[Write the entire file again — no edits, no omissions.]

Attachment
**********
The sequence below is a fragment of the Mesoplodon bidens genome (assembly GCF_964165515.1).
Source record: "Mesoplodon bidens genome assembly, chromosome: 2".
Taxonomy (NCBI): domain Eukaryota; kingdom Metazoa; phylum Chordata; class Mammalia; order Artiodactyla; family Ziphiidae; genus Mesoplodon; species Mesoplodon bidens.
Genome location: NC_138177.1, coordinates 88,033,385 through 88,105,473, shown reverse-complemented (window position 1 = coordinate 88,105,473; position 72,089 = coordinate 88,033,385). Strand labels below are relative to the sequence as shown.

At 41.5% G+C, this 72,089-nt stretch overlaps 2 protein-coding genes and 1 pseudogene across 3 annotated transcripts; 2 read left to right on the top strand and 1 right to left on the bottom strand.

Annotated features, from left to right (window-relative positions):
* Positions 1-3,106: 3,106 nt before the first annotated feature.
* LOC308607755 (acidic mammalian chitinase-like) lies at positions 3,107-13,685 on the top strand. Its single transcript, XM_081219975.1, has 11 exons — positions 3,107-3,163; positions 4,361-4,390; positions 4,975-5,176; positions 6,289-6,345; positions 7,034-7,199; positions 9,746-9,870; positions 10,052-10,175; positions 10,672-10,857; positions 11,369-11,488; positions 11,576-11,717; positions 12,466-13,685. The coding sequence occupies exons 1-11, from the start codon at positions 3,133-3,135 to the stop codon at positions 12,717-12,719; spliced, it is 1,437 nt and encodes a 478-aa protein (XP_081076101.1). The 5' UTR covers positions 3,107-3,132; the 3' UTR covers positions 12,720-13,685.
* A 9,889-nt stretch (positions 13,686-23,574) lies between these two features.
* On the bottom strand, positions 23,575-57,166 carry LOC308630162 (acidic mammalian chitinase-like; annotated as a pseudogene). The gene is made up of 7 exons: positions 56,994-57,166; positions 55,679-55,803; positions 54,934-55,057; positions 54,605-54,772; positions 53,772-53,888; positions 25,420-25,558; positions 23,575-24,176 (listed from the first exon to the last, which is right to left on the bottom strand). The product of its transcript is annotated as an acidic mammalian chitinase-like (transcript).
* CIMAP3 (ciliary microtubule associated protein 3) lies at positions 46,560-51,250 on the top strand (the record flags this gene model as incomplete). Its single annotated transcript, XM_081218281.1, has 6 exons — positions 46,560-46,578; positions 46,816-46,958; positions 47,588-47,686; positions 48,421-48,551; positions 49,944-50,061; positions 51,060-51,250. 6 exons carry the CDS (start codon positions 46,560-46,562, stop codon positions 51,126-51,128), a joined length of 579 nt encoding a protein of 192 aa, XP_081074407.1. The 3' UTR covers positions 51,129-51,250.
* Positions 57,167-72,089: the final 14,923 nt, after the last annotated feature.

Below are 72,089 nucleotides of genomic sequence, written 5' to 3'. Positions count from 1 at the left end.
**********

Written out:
The sequence below is a fragment of the Mesoplodon bidens genome (assembly GCF_964165515.1).
Source record: "Mesoplodon bidens genome assembly, chromosome: 2".
Taxonomy (NCBI): domain Eukaryota; kingdom Metazoa; phylum Chordata; class Mammalia; order Artiodactyla; family Ziphiidae; genus Mesoplodon; species Mesoplodon bidens.
Genome location: NC_138177.1, coordinates 88,033,385 through 88,105,473, shown reverse-complemented (window position 1 = coordinate 88,105,473; position 72,089 = coordinate 88,033,385). Strand labels below are relative to the sequence as shown.

At 41.5% G+C, this 72,089-nt stretch overlaps 2 protein-coding genes and 1 pseudogene across 3 annotated transcripts; 2 read left to right on the top strand and 1 right to left on the bottom strand.

Annotated features, from left to right (window-relative positions):
* Positions 1-3,106: 3,106 nt before the first annotated feature.
* LOC308607755 (acidic mammalian chitinase-like) lies at positions 3,107-13,685 on the top strand. Its single transcript, XM_081219975.1, has 11 exons — positions 3,107-3,163; positions 4,361-4,390; positions 4,975-5,176; positions 6,289-6,345; positions 7,034-7,199; positions 9,746-9,870; positions 10,052-10,175; positions 10,672-10,857; positions 11,369-11,488; positions 11,576-11,717; positions 12,466-13,685. The coding sequence occupies exons 1-11, from the start codon at positions 3,133-3,135 to the stop codon at positions 12,717-12,719; spliced, it is 1,437 nt and encodes a 478-aa protein (XP_081076101.1). The 5' UTR covers positions 3,107-3,132; the 3' UTR covers positions 12,720-13,685.
* A 9,889-nt stretch (positions 13,686-23,574) lies between these two features.
* On the bottom strand, positions 23,575-57,166 carry LOC308630162 (acidic mammalian chitinase-like; annotated as a pseudogene). The gene is made up of 7 exons: positions 56,994-57,166; positions 55,679-55,803; positions 54,934-55,057; positions 54,605-54,772; positions 53,772-53,888; positions 25,420-25,558; positions 23,575-24,176 (listed from the first exon to the last, which is right to left on the bottom strand). The product of its transcript is annotated as an acidic mammalian chitinase-like (transcript).
* CIMAP3 (ciliary microtubule associated protein 3) lies at positions 46,560-51,250 on the top strand (the record flags this gene model as incomplete). Its single annotated transcript, XM_081218281.1, has 6 exons — positions 46,560-46,578; positions 46,816-46,958; positions 47,588-47,686; positions 48,421-48,551; positions 49,944-50,061; positions 51,060-51,250. 6 exons carry the CDS (start codon positions 46,560-46,562, stop codon positions 51,126-51,128), a joined length of 579 nt encoding a protein of 192 aa, XP_081074407.1. The 3' UTR covers positions 51,129-51,250.
* Positions 57,167-72,089: the final 14,923 nt, after the last annotated feature.

Below are 72,089 nucleotides of genomic sequence, written 5' to 3'. Positions count from 1 at the left end.